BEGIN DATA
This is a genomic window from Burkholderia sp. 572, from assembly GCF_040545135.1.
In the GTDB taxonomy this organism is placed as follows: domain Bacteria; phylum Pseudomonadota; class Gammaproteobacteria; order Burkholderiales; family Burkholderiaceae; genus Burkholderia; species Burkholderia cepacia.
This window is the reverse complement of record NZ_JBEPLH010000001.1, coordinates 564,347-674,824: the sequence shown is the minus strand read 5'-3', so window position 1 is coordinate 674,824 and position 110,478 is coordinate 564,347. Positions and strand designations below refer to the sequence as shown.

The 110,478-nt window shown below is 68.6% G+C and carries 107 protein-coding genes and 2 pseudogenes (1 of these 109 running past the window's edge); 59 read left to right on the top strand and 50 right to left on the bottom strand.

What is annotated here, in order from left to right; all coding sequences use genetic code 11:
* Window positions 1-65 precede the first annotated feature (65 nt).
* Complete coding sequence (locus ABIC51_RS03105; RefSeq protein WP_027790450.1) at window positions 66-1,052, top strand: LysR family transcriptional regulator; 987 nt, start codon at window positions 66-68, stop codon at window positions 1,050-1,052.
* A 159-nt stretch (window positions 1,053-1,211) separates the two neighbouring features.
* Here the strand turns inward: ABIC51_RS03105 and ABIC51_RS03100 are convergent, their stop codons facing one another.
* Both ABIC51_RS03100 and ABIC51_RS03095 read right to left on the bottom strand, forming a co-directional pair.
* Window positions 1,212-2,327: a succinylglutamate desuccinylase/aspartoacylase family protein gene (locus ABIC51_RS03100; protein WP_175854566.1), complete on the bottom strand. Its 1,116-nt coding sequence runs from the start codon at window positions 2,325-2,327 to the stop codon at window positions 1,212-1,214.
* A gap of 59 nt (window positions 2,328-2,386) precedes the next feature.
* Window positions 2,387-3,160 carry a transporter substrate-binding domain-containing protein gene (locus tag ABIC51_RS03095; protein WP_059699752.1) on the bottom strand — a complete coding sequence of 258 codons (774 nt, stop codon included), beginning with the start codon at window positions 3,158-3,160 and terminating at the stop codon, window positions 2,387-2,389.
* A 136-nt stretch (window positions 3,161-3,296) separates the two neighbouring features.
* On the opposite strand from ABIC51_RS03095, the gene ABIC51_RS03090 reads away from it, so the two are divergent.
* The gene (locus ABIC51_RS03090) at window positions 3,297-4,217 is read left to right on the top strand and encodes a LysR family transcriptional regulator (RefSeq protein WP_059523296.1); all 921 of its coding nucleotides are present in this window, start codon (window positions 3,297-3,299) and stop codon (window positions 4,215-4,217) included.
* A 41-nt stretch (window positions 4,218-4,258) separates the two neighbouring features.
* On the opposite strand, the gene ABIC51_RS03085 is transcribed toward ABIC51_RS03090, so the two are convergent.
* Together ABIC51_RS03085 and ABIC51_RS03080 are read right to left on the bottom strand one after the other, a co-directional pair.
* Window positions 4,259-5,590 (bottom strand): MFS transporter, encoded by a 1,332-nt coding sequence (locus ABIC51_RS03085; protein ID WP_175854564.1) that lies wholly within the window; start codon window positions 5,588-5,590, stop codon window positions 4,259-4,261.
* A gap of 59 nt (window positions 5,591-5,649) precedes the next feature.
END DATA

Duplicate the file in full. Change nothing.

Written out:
This is a genomic window from Burkholderia sp. 572, from assembly GCF_040545135.1.
In the GTDB taxonomy this organism is placed as follows: domain Bacteria; phylum Pseudomonadota; class Gammaproteobacteria; order Burkholderiales; family Burkholderiaceae; genus Burkholderia; species Burkholderia cepacia.
This window is the reverse complement of record NZ_JBEPLH010000001.1, coordinates 564,347-674,824: the sequence shown is the minus strand read 5'-3', so window position 1 is coordinate 674,824 and position 110,478 is coordinate 564,347. Positions and strand designations below refer to the sequence as shown.

The 110,478-nt window shown below is 68.6% G+C and carries 107 protein-coding genes and 2 pseudogenes (1 of these 109 running past the window's edge); 59 read left to right on the top strand and 50 right to left on the bottom strand.

What is annotated here, in order from left to right; all coding sequences use genetic code 11:
* Window positions 1-65 precede the first annotated feature (65 nt).
* Complete coding sequence (locus ABIC51_RS03105; RefSeq protein WP_027790450.1) at window positions 66-1,052, top strand: LysR family transcriptional regulator; 987 nt, start codon at window positions 66-68, stop codon at window positions 1,050-1,052.
* A 159-nt stretch (window positions 1,053-1,211) separates the two neighbouring features.
* Here the strand turns inward: ABIC51_RS03105 and ABIC51_RS03100 are convergent, their stop codons facing one another.
* Both ABIC51_RS03100 and ABIC51_RS03095 read right to left on the bottom strand, forming a co-directional pair.
* Window positions 1,212-2,327: a succinylglutamate desuccinylase/aspartoacylase family protein gene (locus ABIC51_RS03100; protein WP_175854566.1), complete on the bottom strand. Its 1,116-nt coding sequence runs from the start codon at window positions 2,325-2,327 to the stop codon at window positions 1,212-1,214.
* A gap of 59 nt (window positions 2,328-2,386) precedes the next feature.
* Window positions 2,387-3,160 carry a transporter substrate-binding domain-containing protein gene (locus tag ABIC51_RS03095; protein WP_059699752.1) on the bottom strand — a complete coding sequence of 258 codons (774 nt, stop codon included), beginning with the start codon at window positions 3,158-3,160 and terminating at the stop codon, window positions 2,387-2,389.
* A 136-nt stretch (window positions 3,161-3,296) separates the two neighbouring features.
* On the opposite strand from ABIC51_RS03095, the gene ABIC51_RS03090 reads away from it, so the two are divergent.
* The gene (locus ABIC51_RS03090) at window positions 3,297-4,217 is read left to right on the top strand and encodes a LysR family transcriptional regulator (RefSeq protein WP_059523296.1); all 921 of its coding nucleotides are present in this window, start codon (window positions 3,297-3,299) and stop codon (window positions 4,215-4,217) included.
* A 41-nt stretch (window positions 4,218-4,258) separates the two neighbouring features.
* On the opposite strand, the gene ABIC51_RS03085 is transcribed toward ABIC51_RS03090, so the two are convergent.
* Together ABIC51_RS03085 and ABIC51_RS03080 are read right to left on the bottom strand one after the other, a co-directional pair.
* Window positions 4,259-5,590 (bottom strand): MFS transporter, encoded by a 1,332-nt coding sequence (locus ABIC51_RS03085; protein ID WP_175854564.1) that lies wholly within the window; start codon window positions 5,588-5,590, stop codon window positions 4,259-4,261.
* A gap of 59 nt (window positions 5,591-5,649) precedes the next feature.